Industry News | February 12, 2007

Yum! Brands Inc. Announces Buy Back

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Consumers spent £13.25bn on sit-down meals in restaurants in 2005, a market growth of 19% since 2001. Although this figure excludes any spending on alcoholic drinks to accompany meals, it represents around a third of the total consumer catering market (which also includes takeaway food and canteens).

Choice is characteristically broad in the UK, owing to the willingness of the British to adapt to new styles of eating and drinking from all over the world. Portuguese chicken, Japanese sushi and Spanish tapas have joined the more traditional curry houses and French or Italian restaurants found in most British towns. However, the most traditional British venue--the local pub or hotel--still has the highest sector share of formal, sit-down restaurant meals (excluding fast food such as burgers and fried chicken), while other distinct concepts include pizza, curry and roadside restaurants.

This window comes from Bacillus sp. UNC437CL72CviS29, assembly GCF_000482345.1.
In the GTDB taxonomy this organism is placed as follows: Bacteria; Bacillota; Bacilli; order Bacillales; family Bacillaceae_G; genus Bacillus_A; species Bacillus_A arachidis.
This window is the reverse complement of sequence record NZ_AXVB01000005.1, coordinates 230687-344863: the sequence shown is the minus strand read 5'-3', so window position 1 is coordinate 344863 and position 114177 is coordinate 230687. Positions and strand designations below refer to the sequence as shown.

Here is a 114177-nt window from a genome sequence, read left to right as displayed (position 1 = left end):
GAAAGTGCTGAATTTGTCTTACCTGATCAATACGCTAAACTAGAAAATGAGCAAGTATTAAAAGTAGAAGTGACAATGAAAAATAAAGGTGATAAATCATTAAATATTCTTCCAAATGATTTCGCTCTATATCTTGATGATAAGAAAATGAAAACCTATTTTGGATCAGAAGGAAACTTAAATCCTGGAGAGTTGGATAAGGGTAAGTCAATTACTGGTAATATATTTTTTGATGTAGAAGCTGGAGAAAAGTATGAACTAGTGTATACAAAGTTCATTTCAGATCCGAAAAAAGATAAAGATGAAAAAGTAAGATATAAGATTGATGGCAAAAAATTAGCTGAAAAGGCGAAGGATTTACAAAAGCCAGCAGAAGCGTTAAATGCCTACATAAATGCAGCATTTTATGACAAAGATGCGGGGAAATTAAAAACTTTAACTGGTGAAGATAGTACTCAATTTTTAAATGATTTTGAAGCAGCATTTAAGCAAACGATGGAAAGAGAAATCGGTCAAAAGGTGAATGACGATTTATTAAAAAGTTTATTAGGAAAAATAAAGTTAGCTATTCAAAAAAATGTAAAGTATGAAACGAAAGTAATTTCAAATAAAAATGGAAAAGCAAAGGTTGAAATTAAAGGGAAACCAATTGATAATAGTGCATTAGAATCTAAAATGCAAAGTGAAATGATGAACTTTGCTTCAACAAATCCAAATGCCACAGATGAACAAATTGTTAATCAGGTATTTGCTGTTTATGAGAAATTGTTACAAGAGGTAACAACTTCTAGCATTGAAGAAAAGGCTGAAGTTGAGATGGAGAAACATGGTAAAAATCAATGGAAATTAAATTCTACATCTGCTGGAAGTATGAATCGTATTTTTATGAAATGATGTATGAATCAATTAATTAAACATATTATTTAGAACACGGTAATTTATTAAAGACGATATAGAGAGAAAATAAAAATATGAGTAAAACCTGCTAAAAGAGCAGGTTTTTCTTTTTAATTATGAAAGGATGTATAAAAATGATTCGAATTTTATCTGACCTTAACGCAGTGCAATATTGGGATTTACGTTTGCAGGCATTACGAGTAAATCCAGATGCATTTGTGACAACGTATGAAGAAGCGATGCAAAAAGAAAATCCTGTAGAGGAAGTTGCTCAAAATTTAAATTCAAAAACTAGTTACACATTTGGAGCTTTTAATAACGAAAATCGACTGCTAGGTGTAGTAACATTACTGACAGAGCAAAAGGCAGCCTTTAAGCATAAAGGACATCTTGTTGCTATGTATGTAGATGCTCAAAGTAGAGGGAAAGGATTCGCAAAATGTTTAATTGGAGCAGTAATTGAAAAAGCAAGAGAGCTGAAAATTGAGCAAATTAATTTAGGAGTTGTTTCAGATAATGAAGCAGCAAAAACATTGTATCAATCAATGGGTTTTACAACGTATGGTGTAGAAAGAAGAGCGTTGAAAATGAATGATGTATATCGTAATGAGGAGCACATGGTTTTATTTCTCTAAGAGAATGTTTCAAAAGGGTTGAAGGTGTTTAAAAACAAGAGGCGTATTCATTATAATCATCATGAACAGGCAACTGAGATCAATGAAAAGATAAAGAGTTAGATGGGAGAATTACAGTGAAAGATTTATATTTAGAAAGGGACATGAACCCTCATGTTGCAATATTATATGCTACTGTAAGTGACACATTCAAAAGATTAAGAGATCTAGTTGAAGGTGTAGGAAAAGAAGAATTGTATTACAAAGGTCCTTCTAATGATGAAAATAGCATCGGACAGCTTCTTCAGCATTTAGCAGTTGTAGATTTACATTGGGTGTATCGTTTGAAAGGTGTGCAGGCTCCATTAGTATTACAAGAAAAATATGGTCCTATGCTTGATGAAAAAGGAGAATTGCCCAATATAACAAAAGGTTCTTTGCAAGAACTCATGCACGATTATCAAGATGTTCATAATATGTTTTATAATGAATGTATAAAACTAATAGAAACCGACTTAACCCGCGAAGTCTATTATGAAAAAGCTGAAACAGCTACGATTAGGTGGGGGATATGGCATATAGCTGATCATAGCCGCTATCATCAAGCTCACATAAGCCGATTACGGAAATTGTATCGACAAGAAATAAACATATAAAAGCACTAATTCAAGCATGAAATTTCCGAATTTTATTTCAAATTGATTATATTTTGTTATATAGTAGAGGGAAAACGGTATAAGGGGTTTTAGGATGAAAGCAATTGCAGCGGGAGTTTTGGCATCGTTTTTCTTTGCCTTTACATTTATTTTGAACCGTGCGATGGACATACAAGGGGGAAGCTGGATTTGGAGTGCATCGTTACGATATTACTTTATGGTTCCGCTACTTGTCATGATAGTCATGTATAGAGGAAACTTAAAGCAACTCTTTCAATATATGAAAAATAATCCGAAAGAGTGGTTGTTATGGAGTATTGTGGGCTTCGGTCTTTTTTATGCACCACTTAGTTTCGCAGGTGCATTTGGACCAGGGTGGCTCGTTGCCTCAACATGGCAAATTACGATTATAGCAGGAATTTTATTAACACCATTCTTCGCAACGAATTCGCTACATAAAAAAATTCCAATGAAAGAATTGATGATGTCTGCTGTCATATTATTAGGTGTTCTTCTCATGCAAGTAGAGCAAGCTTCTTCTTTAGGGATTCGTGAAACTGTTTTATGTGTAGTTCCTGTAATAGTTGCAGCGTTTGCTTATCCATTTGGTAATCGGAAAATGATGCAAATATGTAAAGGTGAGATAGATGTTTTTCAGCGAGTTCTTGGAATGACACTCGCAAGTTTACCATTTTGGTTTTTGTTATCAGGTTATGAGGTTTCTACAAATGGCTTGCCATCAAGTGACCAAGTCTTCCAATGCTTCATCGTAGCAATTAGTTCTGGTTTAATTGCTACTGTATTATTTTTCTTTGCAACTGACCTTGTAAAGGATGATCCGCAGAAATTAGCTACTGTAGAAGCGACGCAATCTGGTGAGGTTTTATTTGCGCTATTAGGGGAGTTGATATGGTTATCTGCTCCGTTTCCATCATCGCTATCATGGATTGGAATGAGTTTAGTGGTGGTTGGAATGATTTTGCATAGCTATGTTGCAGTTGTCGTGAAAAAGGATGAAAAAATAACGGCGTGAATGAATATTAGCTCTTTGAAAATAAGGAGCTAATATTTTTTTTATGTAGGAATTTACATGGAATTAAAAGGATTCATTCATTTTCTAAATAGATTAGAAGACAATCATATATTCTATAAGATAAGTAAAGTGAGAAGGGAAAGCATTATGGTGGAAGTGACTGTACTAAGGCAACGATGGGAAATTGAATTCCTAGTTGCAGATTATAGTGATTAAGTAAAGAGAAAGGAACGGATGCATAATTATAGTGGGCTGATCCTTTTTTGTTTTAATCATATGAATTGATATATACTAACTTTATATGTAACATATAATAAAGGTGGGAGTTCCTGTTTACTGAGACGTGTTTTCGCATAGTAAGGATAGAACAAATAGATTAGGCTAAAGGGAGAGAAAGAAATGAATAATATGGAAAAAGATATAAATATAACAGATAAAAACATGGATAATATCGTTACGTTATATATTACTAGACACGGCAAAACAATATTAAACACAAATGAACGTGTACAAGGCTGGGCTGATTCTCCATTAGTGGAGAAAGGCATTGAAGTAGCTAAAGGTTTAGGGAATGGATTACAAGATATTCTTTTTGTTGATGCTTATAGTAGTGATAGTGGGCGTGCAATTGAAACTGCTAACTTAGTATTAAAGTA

Ownership of most restaurants is still fragmented across individuals and families, and there is growing consumer distaste for the more obvious chains. However, the market does boast some successful multiples, led by the US-based fast-food giants (McDonald's, Burger King and Yum! Brands - owner of Pizza Hut and KFC), and some outstanding UK groups, including Whitbread Group (Brewers Fayre pub-restaurants), The Restaurant Group (Frankie & Benny's), Gondola Group (Pizza Express) and Nando's. Private equity has been heavily invested in restaurant groups in this decade.

The latest consumer research for Key Note shows that Pizza Hut is the most widely used non-fast-food restaurant chain (by 32% of adults), but most of the branded chains have been losing customers. In July 2006, the international owner of Pizza Hut, Yum! Brands Inc, announced it is buying back the 50% share in the UK business held by Whitbread.

The market will continue to grow even if the economy slows down later in the decade. This is because eating out has become a major element in the lifestyles of younger generations, and the older baby boomer generation has been brought up with an expectation of eating out regularly. Problems and challenges for restaurants in the future will include the demand for healthier eating, labour shortages and a torrent of red tape from both UK and EU governments.

News and information presented in this release has not been corroborated by QSR, Food News Media, or Journalistic, Inc.